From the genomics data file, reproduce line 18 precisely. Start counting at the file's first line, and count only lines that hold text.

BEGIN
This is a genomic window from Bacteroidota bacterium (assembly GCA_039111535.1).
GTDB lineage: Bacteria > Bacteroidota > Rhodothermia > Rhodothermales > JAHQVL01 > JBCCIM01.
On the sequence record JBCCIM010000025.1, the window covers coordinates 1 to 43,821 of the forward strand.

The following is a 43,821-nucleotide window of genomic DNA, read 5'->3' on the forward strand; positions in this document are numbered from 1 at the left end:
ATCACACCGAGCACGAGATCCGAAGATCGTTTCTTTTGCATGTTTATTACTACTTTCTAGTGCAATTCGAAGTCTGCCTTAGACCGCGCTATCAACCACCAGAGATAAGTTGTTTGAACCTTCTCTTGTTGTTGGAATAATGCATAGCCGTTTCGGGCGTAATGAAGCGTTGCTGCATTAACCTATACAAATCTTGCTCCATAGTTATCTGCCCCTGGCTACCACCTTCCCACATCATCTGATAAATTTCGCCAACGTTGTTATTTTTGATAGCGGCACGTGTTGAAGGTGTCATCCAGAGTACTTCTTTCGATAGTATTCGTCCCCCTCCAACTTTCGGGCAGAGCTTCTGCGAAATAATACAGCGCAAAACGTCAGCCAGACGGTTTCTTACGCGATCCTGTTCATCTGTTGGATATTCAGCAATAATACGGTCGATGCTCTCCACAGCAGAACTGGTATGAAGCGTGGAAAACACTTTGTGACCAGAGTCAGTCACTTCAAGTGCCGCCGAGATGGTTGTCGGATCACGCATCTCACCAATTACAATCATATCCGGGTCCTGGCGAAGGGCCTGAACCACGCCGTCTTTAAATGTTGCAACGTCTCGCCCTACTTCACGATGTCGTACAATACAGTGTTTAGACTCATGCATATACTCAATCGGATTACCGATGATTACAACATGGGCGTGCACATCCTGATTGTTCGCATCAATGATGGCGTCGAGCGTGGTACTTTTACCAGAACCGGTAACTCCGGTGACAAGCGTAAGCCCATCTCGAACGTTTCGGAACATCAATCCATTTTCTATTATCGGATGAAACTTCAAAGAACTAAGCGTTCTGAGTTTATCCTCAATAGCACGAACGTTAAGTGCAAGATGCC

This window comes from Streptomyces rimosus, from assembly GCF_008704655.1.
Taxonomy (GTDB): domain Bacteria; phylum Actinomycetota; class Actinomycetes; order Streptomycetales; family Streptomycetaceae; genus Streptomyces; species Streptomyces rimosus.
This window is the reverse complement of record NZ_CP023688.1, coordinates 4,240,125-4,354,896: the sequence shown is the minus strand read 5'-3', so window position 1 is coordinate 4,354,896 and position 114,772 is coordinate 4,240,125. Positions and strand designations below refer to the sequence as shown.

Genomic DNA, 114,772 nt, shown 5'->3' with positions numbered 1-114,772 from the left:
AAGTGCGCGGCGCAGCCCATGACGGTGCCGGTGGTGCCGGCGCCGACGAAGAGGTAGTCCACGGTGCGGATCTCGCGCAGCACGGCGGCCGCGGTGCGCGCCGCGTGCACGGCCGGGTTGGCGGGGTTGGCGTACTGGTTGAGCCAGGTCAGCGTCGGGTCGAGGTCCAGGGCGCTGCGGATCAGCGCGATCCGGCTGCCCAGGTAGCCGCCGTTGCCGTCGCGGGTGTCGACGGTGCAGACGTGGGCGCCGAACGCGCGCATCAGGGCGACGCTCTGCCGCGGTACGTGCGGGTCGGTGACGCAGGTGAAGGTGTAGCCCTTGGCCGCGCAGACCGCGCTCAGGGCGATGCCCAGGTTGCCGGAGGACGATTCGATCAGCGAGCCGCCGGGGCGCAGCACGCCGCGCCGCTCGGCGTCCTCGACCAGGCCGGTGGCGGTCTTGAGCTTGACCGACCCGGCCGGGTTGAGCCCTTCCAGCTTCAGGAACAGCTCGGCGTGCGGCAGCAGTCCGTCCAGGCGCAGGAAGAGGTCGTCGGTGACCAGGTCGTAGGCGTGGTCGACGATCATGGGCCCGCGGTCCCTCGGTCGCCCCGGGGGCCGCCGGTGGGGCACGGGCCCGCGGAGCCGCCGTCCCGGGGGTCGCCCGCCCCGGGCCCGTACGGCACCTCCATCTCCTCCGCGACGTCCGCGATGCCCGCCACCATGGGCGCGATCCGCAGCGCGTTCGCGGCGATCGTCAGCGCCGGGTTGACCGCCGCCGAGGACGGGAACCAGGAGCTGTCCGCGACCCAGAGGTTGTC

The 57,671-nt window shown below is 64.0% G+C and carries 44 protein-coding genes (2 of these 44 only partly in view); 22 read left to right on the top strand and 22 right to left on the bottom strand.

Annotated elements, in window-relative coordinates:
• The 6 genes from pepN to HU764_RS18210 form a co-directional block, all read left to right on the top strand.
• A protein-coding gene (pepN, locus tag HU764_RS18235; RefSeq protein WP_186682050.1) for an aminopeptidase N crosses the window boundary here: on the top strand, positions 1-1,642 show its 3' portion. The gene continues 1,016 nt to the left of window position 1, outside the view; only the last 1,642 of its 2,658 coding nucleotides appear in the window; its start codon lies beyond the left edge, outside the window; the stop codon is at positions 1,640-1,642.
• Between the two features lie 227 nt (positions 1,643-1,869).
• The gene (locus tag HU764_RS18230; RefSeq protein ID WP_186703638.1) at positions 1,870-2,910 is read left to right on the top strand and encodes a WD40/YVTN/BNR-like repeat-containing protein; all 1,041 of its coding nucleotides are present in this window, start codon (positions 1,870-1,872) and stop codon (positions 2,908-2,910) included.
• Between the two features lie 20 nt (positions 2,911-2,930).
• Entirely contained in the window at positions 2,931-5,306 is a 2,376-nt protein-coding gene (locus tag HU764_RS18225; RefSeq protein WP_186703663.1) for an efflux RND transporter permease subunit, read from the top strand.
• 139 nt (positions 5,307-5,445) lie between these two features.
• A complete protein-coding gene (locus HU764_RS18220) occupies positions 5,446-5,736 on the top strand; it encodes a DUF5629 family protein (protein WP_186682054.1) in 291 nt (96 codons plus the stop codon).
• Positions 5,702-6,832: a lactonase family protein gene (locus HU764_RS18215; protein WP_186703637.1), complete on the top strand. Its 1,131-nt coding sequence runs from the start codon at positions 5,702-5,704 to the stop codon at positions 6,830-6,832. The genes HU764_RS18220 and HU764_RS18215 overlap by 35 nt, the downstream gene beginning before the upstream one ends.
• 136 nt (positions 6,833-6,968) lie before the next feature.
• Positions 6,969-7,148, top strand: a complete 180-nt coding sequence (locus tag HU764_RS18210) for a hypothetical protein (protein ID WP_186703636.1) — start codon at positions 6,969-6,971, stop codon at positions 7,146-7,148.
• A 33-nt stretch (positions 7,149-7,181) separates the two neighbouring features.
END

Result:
• Entirely contained in the window at positions 2,931-5,306 is a 2,376-nt protein-coding gene (locus tag HU764_RS18225; RefSeq protein WP_186703663.1) for an efflux RND transporter permease subunit, read from the top strand.